WASHINGTON -- Having Al D'Amato probe your ethics is like having a blindfolded fortune teller read your palm: How much can you really trust the result?
It is not known, for instance, whether Senator D'Amato, Republican from New York, would actually recognize an ethical lapse if he came across one.
He certainly has never found one in his own oft-questioned behavior.
But as chairman of something called the Senate Special Committee on Whitewater, D'Amato is now in charge of finding out, as he once put it, "What did the president know and when did Hillary tell him?"
That was the old Al D'Amato, however, the kick-to-the-kneecap, knee-in-groin Al D'Amato.
Today we have the new Al D'Amato, the Al D'Amato who wants to be known as the one thing he has never been called before: A statesman.
"We intend to conduct fair, impartial and thorough hearings," D'Amato somberly intoned yesterday.
D'Amato was speaking from a room festooned with red velvet and clad in white marble, making it look more like a Las Vegas ladies' room than a Senate hearing room. (One difference: Las Vegas ladies' rooms do not have sky boxes. Al D'Amato's hearing room does.)
His first task, D'Amato said, was to find out "what happened in [deputy White House counsel] Vince Foster's office on the night of July 20, 1993," the night Foster killed himself.
Three people entered the office that night: White House counsel Bernard Nussbaum; Hillary Clinton's chief of staff, Maggie Williams; and Patsy Thomasson, director of the Office of Administration.
Which is why D'Amato called Web Hubbell as his first witness.
Huh? Why call a guy who wasn't there that night?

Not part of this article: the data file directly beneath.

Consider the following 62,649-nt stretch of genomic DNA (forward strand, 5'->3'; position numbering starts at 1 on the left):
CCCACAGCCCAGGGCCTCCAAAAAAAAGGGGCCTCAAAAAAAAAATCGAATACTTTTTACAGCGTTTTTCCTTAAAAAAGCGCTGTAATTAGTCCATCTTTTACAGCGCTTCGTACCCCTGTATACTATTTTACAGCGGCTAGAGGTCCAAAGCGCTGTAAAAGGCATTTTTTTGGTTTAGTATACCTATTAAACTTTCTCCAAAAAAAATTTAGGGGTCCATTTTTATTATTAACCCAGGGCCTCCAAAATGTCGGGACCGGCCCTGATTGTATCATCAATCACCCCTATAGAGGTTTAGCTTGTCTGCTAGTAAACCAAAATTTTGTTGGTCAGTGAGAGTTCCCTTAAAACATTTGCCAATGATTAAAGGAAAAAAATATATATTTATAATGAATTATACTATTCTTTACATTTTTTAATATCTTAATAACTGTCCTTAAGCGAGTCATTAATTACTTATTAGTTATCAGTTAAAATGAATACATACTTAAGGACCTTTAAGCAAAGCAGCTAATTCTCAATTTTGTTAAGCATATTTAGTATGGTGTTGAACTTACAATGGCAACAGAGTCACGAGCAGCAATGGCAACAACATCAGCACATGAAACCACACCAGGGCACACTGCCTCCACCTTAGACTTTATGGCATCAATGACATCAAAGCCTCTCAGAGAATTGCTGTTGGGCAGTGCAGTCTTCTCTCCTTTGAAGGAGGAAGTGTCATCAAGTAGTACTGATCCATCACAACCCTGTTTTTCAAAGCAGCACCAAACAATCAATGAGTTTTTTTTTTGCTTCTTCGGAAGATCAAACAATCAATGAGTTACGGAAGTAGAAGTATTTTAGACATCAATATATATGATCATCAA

I asked Sen. Paul Sarbanes, Democrat of Maryland and the ranking minority member of the committee, that very question.
A smile played upon Sarbanes' lips. "I assume some people think he's an interesting witness," Sarbanes said.
I'll translate for you: Web Hubbell, Bill Clinton's pal and former associate attorney general, is now a convicted felon. In just a few weeks he's going to be sent to the slammer for bilking his law firm and cheating on his income taxes.
And if D'Amato could have brought Hubbell before the TV cameras in prison stripes and with an iron ball chained to his foot, he would have done so.
Instead, Hubbell showed up in a blue suit and answered all questions fully and politely. (So maybe he'll be assigned to the laundry instead of the rock pile.)
Which is why the Republicans had to look elsewhere for their drama: Enter Vince Foster's briefcase.
After Foster's suicide, Bernie Nussbaum searches the briefcase for a note and says there is no note inside. Then, four days later, 27 pieces of a torn-up note are found in the briefcase.
L Impossible! the Republicans cry. Beyond the laws of physics!
Which is why Alaska Republican Frank Murkowski produced the actual briefcase and flourished it for photographers yesterday in one of the most dramatic audio-visual moments since Joe McCarthy brandished a piece of paper containing, he claimed, the names of known Communists within the State Department.
Murkowski even went to the trouble of tearing up a note into 27 pieces and stuffing them into the briefcase.
"As anyone can plainly see, it is difficult not to see the 27 pieces of paper!" Murkowski said.
Sarbanes immediately cried foul. Why had the Democrats not been given a chance to fool around with the briefcase, too?
A mistake, D'Amato said. Won't happen again.
Then Massachusetts Democrat John Kerry took the briefcase and demonstrated that when you stood it up on the floor, which Kerry says Nussbaum did the night of the suicide, the pieces of paper are not readily visible.
This went back and forth for a while, and then it was 1:15 p.m. and everyone agreed to call it a day.
Before the committee recessed, however, Washington Democrat Patty Murray reminded everyone of what Vince Foster said of Washington, D.C., shortly before his death: "Here, ruining people is considered sport."
He got that wrong, of course.
Here ruining people is all in a day's work.